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An answer and subsequent debate in the comments in another thread prompted me to ask:

In C# || and && are the short-circuited versions of the logical operators | and & respectively.

Example usage:

if (String.IsNullOrEmpty(text1) | String.IsNullOrEmpty(text2) | String.IsNullOrEmpty(text3))


if (String.IsNullOrEmpty(text1) || String.IsNullOrEmpty(text2) || String.IsNullOrEmpty(text3))

In terms of coding practice which is the better to use and why?

Note: I do realize this question is similar to this question but I believe it warrants a language specific discussion.

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up vote 42 down vote accepted

In terms of coding practice which is the better to use and why?

Simple answer: always use the short-circuited versions. There’s simply no reason not to. Additionally, you make your code clearer because you express your intent: logical evaluation. Using the bitwise (logical) operations implies that you want just that: bit operations, not logical evaluation (even though the MSDN calls them “logical operators” as well, when applied to boolean values).

Additionally, since short-circuiting only evaluates what needs evaluating, it’s often faster, and it allows to write such code as

bool nullorempty = str == null || str.Length == 0;

(Notice that to solve this particular problem a better function already exists, namely string.IsNullOrEmpty which you also used in your question.) This code wouldn’t be possible with the bitwise logical operations because even if str were null, the second expression would get evaluated, resulting in a NullReferenceException.

EDIT: If you want side-effects to occur in a logical context please still don’t use bitwise operations. This is a typical example of being too clever. The next maintainer of the code (or even yourself, after a few weeks) wo sees this code will think “hmm, this code can be cleared up to use conditional operators,” thus inadvertedly breaking the code. I pity whoever is in charge of fixing this bug.

Instead, if you have to rely on side, effects, make them explicit:

bool hasBuzzed = checkMakeBuzz();
bool isFrobbed = checkMakeFrob();
bool result = hasBuzzed || isFrobbed;

Granted, three lines instead of one. But a much clearer code as a result.

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this ia a nice answer, but can you change "bitwise" operators to "logical" and "logical" to "conditional"? This is the terminology MSDN uses. technically both are "logical" but the doubled versions also short-circuit – Jimmy Dec 11 '08 at 22:03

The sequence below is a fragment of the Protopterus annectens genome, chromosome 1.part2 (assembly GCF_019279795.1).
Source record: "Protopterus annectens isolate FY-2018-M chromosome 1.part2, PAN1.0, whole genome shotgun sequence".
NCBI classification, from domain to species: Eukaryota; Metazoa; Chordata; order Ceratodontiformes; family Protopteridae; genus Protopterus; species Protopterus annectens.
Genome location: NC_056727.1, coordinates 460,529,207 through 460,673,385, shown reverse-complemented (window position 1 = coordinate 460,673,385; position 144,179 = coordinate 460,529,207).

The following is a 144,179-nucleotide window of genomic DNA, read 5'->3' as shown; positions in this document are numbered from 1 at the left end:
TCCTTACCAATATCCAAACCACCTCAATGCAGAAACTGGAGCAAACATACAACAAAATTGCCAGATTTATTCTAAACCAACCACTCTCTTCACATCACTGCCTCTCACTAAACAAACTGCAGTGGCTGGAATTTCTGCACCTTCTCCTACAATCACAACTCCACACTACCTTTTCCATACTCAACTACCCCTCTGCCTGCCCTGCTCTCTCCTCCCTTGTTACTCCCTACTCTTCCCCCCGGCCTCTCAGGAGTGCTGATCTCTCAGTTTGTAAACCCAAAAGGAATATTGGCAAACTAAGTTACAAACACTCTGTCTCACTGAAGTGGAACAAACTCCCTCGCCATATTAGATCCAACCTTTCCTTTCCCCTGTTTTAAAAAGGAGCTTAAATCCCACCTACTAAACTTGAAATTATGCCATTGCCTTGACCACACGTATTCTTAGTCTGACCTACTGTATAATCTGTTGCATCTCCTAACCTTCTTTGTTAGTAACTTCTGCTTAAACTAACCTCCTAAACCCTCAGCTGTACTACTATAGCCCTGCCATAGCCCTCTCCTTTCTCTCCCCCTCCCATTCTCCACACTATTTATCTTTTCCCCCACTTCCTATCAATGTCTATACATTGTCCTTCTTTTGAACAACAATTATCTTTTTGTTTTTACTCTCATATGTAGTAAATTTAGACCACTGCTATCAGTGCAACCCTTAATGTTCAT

"The conditional-AND operator (&&) performs a logical-AND of its bool operands, but only evaluates its second operand if necessary." ""; – Jimmy Dec 11 '08 at 22:05
Perfect answer. +1 for side effect discussion -- agreed, for maintenance, always be explicit. 3 LOCs vs. maintenance nightmare, 3 LOCs wins hands-down. – John Rudy Dec 11 '08 at 22:38
@Jimmy: Your link more or less contradicts your terminology claim. Actually, I see that you're right to some extend: the MSDN calls both operators logical, when applied to bools. I'll reflect that in my answer. – Konrad Rudolph Dec 11 '08 at 23:59
Also, even if you DON'T happen to think that SC evaluation is the way to go, do it anyway because people have been writing C/C++ this way for 30 years. It's pretty much Common Law now. – Dave Markle Dec 12 '08 at 0:07

I am going to answer this question in reverse: when is the only time I use the logic operators?

I will sometimes use the logical comparisons when I have a series of (low-cost) conditionals that must all be met. For example:

bool isPasswordValid = true;

isPasswordValid &= isEightCharacters(password);
isPasswordValid &= containsNumeric(password);
isPasswordValid &= containsBothUppercaseAndLowercase(password);

return isPasswordValid;

In my opinion, the above is more readable than:

return (isEightCharacters(password) &&
        containsNumberic(password)  &&

The downside is that it's a bit more esoteric.

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Ah, interesting use of the bitwise assignment operators. Thanks! – mdwhatcott Feb 15 '13 at 23:37
Strictly in your example, if the password is 7 characters, it is not valid. So whether it contains Numeric and/or Upper/Lowercase is irrelevant and changes nothing. Short-Circuiting should indeed be applied. If readability of a single return statement is an issue, you could change the code to three lines that say: if (!RequirementCheck(input)) return false; then the last line should just say return true;. However, if you wanted each req. checked to return a specific message, then combine the messages, then this example no longer applies to this question and we have more irrelevance. – Suamere Dec 30 '13 at 16:31
I sometimes use bitwise assignment operators in this way inside a loop, eg. int sum = 0; bool anyOdd = false; foreach (int number in GetNumbers()) { sum += number; anyOdd |= number % 2 == 1; } But in this answer I agree with @Suamere that short-circuiting is cleaner. – hypehuman Sep 8 '15 at 15:20

Use && and || when you only care about the result and want to know that result as soon as possible and none of your expressions have side effects that must occur even if the boolean condition is not met. That is to say, pretty much always.

Use & and | when every expression must be evaluated (for example, if you have side effects from your expressions). But since you should never have side effects that your program depends on that must occur even if the boolean condition is not met, you should probably not be using & and |.

For example, this would probably be exceptionally silly:

if (false & somethingThatUpdatesTheDatabase()) { /* ... */ }
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